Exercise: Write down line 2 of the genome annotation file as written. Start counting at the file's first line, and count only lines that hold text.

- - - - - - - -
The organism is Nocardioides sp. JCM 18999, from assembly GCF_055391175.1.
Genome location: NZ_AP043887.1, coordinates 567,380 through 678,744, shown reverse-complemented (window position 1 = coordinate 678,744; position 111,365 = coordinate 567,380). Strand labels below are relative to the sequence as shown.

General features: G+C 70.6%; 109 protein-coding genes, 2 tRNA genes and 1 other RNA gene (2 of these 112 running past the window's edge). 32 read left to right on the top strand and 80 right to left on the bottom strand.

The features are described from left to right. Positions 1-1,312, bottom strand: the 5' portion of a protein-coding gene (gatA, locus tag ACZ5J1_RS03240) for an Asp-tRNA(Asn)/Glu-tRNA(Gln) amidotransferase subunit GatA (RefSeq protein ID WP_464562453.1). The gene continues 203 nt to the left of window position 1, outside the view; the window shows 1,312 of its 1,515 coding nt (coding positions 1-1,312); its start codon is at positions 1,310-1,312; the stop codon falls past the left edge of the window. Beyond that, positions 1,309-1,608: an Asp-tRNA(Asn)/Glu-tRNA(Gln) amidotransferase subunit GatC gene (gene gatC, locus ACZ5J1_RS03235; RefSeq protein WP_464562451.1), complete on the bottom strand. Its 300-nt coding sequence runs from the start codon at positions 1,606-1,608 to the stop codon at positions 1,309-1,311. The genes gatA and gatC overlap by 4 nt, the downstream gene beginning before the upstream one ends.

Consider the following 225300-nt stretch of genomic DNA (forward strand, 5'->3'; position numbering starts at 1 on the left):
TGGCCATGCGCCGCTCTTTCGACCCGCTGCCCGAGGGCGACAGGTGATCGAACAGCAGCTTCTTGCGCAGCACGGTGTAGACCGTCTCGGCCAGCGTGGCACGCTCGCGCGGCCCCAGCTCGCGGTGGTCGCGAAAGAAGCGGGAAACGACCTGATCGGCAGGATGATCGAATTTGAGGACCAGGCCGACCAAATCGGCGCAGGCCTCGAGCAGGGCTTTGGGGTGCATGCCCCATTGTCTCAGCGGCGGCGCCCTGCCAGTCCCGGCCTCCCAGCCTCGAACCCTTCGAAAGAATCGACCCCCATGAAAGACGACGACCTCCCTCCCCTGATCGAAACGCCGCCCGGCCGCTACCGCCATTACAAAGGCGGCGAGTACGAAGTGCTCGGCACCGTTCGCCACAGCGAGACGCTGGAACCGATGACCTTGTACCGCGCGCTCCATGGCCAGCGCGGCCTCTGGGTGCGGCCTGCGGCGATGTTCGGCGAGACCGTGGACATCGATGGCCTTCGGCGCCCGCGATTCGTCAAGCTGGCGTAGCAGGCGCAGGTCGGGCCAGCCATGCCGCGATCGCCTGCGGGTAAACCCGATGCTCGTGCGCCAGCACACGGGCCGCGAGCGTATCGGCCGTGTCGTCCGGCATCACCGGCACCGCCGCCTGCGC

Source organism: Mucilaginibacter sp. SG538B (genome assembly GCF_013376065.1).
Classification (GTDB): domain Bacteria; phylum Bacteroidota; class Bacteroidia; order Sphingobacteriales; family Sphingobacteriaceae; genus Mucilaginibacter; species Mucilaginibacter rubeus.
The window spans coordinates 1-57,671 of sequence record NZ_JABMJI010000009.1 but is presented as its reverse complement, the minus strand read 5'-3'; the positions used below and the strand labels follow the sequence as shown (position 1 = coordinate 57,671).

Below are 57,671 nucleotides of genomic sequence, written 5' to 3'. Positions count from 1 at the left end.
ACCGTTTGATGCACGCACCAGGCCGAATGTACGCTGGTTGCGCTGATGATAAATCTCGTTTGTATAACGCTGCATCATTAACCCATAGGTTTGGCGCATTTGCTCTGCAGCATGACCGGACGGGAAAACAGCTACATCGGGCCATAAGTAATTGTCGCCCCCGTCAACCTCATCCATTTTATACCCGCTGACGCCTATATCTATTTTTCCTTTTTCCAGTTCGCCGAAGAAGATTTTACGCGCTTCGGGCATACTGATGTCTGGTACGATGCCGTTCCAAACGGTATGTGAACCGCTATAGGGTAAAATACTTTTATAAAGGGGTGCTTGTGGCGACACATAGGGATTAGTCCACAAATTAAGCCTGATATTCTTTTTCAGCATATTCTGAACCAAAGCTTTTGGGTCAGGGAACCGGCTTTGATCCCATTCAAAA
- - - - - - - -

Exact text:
Genome location: NZ_AP043887.1, coordinates 567,380 through 678,744, shown reverse-complemented (window position 1 = coordinate 678,744; position 111,365 = coordinate 567,380). Strand labels below are relative to the sequence as shown.